COVID-19 Water and Wastewater Utility Best Practices Checklist

Posted by Rob Horvat on Friday, March 20, 2020

Treatment Plant COVID-19 Checklist

We have been reaching out to our water and wastewater clients, making sure their needs are met, and asking them what measures they are putting in place. The COVID-19 situation is new territory for ALL of us, and we hope that the practices our clients shared below provide some ideas that you can consider implementing for yourselves:

COVID-19 Operational Checklist & Best Practices

General Operational
  • Make sure that all employees have current Authority Identification Cards as proof that they are “Essential Personnel.”
  • Close office to outside traffic.
  • Post notice on the office front door / website encouraging customers to use the drop box / make online payments.
  • Discontinue any practice that would require an employee to enter a home including customer shutoffs (whether or not you publicize the policy).
  • Increase water tank storage levels above normal levels to ensure adequate supply.
  • Update website and social media pages reminding customers not to flush disposable wipes, paper towels, napkins, and tissues.
  • Implement and reinforce social distancing practices.
  • Split your staff work groups (operators, distribution, maintenance, clerical, etc) with half working 1 week on-duty & 1 week on stand-by (sheltering in place).
  • Emphasize that employees that are directed to stay home are expected to be available to respond in the event of an emergency or if on-duty staff becomes unavailable.
  • Extend plant shift durations to reduce frequency of shift changes and contact between operators.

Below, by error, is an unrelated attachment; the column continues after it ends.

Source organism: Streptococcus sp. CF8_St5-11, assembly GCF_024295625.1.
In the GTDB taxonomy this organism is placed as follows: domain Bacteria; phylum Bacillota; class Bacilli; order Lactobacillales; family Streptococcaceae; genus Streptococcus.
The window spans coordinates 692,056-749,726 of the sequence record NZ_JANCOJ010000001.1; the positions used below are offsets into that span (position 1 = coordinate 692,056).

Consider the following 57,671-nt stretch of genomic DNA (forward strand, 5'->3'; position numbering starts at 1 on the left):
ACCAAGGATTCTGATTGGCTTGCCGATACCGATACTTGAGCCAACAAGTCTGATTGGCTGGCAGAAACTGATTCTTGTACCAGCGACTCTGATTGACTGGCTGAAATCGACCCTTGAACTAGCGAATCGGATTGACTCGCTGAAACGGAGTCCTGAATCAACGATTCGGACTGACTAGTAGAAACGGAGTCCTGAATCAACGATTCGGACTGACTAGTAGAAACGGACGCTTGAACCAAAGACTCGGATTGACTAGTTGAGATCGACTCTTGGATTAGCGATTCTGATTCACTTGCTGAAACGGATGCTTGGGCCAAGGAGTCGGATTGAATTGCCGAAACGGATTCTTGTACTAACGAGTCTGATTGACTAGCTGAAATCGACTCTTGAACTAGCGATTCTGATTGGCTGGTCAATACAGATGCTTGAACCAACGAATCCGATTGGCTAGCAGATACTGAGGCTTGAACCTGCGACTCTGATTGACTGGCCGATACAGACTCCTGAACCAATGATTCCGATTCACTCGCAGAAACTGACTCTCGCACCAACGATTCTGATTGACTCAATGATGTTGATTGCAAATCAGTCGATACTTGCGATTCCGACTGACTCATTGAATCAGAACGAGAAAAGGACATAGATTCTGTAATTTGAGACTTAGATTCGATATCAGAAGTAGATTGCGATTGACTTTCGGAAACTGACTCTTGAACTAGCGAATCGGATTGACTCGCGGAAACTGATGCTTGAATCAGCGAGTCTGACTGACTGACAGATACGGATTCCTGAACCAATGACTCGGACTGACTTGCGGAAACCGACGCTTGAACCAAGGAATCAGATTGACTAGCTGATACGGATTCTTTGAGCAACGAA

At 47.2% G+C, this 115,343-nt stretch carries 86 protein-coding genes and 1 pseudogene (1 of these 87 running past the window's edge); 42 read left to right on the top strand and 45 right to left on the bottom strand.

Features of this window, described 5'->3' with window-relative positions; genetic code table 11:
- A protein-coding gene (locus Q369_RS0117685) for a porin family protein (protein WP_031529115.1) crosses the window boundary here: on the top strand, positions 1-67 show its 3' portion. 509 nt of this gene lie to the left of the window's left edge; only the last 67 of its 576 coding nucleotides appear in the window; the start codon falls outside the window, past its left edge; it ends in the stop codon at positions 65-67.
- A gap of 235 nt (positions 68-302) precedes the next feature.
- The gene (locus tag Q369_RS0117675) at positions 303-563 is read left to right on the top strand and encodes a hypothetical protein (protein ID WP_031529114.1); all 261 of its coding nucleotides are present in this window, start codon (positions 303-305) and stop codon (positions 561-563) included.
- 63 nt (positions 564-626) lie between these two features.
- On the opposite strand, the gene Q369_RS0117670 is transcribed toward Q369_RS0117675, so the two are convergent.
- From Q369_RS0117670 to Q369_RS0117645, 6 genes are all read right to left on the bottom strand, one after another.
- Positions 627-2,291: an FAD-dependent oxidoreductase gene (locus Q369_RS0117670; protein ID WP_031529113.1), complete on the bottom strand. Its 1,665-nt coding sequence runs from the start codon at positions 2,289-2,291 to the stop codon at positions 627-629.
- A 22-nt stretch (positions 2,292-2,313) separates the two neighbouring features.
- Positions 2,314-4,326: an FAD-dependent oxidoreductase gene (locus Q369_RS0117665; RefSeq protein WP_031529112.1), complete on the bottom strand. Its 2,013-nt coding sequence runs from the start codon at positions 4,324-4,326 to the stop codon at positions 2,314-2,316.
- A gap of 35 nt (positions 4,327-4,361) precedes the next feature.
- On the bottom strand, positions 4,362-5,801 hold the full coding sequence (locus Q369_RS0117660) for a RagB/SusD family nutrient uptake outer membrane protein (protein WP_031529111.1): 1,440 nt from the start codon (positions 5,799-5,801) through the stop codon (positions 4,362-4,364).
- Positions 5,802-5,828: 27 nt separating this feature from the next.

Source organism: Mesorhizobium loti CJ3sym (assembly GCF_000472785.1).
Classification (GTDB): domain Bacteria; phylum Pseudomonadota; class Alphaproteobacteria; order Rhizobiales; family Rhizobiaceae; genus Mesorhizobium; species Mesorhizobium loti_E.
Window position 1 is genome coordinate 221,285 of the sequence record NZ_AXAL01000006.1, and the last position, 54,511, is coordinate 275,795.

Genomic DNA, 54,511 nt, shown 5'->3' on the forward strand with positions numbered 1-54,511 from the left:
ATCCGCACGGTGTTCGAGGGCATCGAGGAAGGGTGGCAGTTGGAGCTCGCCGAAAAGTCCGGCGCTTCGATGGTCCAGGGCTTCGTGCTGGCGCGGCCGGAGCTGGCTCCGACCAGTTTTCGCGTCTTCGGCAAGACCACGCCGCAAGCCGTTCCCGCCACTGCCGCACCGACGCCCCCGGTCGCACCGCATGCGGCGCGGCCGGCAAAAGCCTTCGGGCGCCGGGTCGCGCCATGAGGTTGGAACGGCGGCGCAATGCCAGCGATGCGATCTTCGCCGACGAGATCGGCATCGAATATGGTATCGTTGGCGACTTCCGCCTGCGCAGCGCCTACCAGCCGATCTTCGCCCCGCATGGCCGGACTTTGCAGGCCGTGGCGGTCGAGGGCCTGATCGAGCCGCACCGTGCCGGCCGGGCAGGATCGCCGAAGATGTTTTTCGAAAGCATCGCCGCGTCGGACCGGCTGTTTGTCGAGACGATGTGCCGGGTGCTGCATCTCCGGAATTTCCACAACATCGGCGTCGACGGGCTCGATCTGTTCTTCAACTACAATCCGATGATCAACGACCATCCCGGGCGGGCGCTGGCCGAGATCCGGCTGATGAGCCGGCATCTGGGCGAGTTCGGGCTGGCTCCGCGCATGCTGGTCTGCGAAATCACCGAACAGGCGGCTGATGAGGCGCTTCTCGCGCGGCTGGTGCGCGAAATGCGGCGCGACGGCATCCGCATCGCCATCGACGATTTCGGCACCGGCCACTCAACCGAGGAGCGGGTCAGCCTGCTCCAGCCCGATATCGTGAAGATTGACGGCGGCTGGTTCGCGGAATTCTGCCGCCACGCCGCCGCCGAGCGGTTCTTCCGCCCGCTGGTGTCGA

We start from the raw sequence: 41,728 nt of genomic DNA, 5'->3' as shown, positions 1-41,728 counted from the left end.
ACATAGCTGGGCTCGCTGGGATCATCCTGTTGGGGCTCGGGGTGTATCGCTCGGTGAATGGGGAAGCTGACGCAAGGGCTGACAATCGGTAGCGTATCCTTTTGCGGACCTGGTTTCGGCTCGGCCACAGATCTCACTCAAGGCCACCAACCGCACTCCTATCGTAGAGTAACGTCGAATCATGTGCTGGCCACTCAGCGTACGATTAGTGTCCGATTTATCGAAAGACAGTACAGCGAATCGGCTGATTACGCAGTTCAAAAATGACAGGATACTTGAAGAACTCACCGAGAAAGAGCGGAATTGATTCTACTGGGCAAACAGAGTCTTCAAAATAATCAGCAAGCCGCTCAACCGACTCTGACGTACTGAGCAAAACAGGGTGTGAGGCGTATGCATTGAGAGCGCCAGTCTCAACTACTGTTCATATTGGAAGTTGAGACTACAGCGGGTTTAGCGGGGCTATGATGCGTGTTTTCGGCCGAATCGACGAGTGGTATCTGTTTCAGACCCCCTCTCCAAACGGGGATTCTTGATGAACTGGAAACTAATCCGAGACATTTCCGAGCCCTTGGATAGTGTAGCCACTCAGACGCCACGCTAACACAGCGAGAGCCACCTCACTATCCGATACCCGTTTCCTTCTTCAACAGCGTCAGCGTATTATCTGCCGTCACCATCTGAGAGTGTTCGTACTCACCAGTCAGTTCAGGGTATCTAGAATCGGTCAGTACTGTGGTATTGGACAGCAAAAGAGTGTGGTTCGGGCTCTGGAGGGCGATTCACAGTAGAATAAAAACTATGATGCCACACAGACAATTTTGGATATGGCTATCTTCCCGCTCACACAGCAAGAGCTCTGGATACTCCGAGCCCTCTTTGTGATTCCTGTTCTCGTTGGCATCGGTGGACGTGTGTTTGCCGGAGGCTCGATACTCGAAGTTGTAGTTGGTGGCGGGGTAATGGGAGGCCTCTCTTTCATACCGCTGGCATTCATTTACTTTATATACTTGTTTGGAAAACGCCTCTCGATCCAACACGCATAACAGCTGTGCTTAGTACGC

• Limit vehicle occupancy to 1 person.
  • Provide disinfectant supplies along with the directive to disinfect high-touch surfaces before/after each shift.
  • Make sure all of the information in your emergency response plan(s) is up to date and review it.
  • Review Standard Operating Procedures and make necessary updates.

Individual Employee Safety
  • Provide disinfectant supplies along with the directive to disinfect high-touch surfaces before/after each shift.
  • Implement and reinforce social distancing practices.
  • Limit access to areas where employees typically congregate (lunchroom, garage, time clock, etc.).
  • Provide employees guidelines regarding safe work practices and make information readily available to all.
  • Review basic hygiene practices and reinforce importance of wearing personal protective equipment (PPE).

Staffing
  • Allow employees (who can do so) to work remotely.
  • Discuss potential ops support if operator staff becomes unavailable.
  • Direct part time / casual / back-up operators not to report to work for two weeks.
  • Implement and reinforce social distancing practices.
  • Encourage management to provide remote direction to staff as much as possible.
  • Limit access to areas where employees typically congregate (lunchroom, garage, time clock, etc.).
  • Split coverage between available staff and direct some to shelter in place while remaining available to respond to emergencies.
  • Rotate coverage between middle / upper management so that only one level is present in facilities at a time.

Plant Processes
  • Review Standard Operating Procedures and make necessary updates.
  • Consider the implications related to chemical deliveries and availability if this event is prolonged for several months.
  • Make sure that chemical supplies at your treatment facilities are (over)stocked.
  • Discuss and consider the necessity for and feasibility of additional temporary chemical storage.
  • Consider alternate safe storage sites (different building on campus, etc.) if bringing in surplus chemicals.
  • Consider alternative staffing strategies (shift extension, alternating coverage, etc).
  • Extend plant shift durations to reduce frequency of shift changes and contact between operators.

We hope this post provides some inspiration in knowing what other folks are doing, and you're not alone. Please share your ideas in the comments below.

Authored by:
Rob Horvat Photo

Rob Horvat, PE

project manager

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Categories: Municipal Infrastructure

Tagged: Potable Water  |  Wastewater  |  Municipal Engineering  |  Environmental

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